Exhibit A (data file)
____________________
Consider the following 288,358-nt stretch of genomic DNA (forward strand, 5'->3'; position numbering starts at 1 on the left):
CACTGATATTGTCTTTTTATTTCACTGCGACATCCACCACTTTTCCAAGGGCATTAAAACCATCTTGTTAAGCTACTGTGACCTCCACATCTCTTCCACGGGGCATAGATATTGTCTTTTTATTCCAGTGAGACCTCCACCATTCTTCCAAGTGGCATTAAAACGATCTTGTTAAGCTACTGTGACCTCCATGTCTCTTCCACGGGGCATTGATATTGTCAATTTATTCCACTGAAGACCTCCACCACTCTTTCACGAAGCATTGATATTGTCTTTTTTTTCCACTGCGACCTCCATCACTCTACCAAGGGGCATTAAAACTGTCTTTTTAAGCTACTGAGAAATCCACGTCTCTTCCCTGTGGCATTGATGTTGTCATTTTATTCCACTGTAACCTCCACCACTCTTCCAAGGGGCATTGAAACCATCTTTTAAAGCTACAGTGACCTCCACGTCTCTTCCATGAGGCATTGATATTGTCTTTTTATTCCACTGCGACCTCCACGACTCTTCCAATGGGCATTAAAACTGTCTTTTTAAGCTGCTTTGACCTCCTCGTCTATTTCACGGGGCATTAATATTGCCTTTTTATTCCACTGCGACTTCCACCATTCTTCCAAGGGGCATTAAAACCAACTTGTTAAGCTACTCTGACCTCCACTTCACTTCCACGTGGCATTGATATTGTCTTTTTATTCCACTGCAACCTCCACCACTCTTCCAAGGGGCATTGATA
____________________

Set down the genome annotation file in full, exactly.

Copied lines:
Consider the following 288,358-nt stretch of genomic DNA (forward strand, 5'->3'; position numbering starts at 1 on the left):
CACTGATATTGTCTTTTTATTTCACTGCGACATCCACCACTTTTCCAAGGGCATTAAAACCATCTTGTTAAGCTACTGTGACCTCCACATCTCTTCCACGGGGCATAGATATTGTCTTTTTATTCCAGTGAGACCTCCACCATTCTTCCAAGTGGCATTAAAACGATCTTGTTAAGCTACTGTGACCTCCATGTCTCTTCCACGGGGCATTGATATTGTCAATTTATTCCACTGAAGACCTCCACCACTCTTTCACGAAGCATTGATATTGTCTTTTTTTTCCACTGCGACCTCCATCACTCTACCAAGGGGCATTAAAACTGTCTTTTTAAGCTACTGAGAAATCCACGTCTCTTCCCTGTGGCATTGATGTTGTCATTTTATTCCACTGTAACCTCCACCACTCTTCCAAGGGGCATTGAAACCATCTTTTAAAGCTACAGTGACCTCCACGTCTCTTCCATGAGGCATTGATATTGTCTTTTTATTCCACTGCGACCTCCACGACTCTTCCAATGGGCATTAAAACTGTCTTTTTAAGCTGCTTTGACCTCCTCGTCTATTTCACGGGGCATTAATATTGCCTTTTTATTCCACTGCGACTTCCACCATTCTTCCAAGGGGCATTAAAACCAACTTGTTAAGCTACTCTGACCTCCACTTCACTTCCACGTGGCATTGATATTGTCTTTTTATTCCACTGCAACCTCCACCACTCTTCCAAGGGGCATTGATA